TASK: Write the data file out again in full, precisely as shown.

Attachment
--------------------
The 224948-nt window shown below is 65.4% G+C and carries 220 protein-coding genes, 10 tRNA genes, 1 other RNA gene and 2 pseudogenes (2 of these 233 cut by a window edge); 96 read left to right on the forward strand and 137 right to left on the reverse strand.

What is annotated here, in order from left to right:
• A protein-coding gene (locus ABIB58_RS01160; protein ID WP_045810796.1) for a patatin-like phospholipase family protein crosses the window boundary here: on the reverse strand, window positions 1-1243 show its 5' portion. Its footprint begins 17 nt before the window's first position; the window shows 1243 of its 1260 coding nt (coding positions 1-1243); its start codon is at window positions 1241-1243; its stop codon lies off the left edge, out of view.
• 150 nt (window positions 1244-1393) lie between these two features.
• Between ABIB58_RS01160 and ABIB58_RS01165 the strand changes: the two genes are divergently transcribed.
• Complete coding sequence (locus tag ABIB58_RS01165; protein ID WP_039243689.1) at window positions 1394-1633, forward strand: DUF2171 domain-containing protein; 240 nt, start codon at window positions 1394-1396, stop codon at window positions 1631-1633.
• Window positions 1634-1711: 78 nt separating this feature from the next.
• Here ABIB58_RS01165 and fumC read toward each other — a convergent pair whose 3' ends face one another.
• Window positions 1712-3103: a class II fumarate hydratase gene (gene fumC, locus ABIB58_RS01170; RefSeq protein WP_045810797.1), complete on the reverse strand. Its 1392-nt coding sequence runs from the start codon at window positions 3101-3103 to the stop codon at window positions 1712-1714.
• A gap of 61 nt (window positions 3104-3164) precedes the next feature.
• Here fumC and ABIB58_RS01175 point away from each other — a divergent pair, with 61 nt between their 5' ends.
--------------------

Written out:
The 224948-nt window shown below is 65.4% G+C and carries 220 protein-coding genes, 10 tRNA genes, 1 other RNA gene and 2 pseudogenes (2 of these 233 cut by a window edge); 96 read left to right on the forward strand and 137 right to left on the reverse strand.

What is annotated here, in order from left to right:
• A protein-coding gene (locus ABIB58_RS01160; protein ID WP_045810796.1) for a patatin-like phospholipase family protein crosses the window boundary here: on the reverse strand, window positions 1-1243 show its 5' portion. Its footprint begins 17 nt before the window's first position; the window shows 1243 of its 1260 coding nt (coding positions 1-1243); its start codon is at window positions 1241-1243; its stop codon lies off the left edge, out of view.
• 150 nt (window positions 1244-1393) lie between these two features.
• Between ABIB58_RS01160 and ABIB58_RS01165 the strand changes: the two genes are divergently transcribed.
• Complete coding sequence (locus tag ABIB58_RS01165; protein ID WP_039243689.1) at window positions 1394-1633, forward strand: DUF2171 domain-containing protein; 240 nt, start codon at window positions 1394-1396, stop codon at window positions 1631-1633.
• Window positions 1634-1711: 78 nt separating this feature from the next.
• Here ABIB58_RS01165 and fumC read toward each other — a convergent pair whose 3' ends face one another.
• Window positions 1712-3103: a class II fumarate hydratase gene (gene fumC, locus ABIB58_RS01170; RefSeq protein WP_045810797.1), complete on the reverse strand. Its 1392-nt coding sequence runs from the start codon at window positions 3101-3103 to the stop codon at window positions 1712-1714.
• A gap of 61 nt (window positions 3104-3164) precedes the next feature.
• Here fumC and ABIB58_RS01175 point away from each other — a divergent pair, with 61 nt between their 5' ends.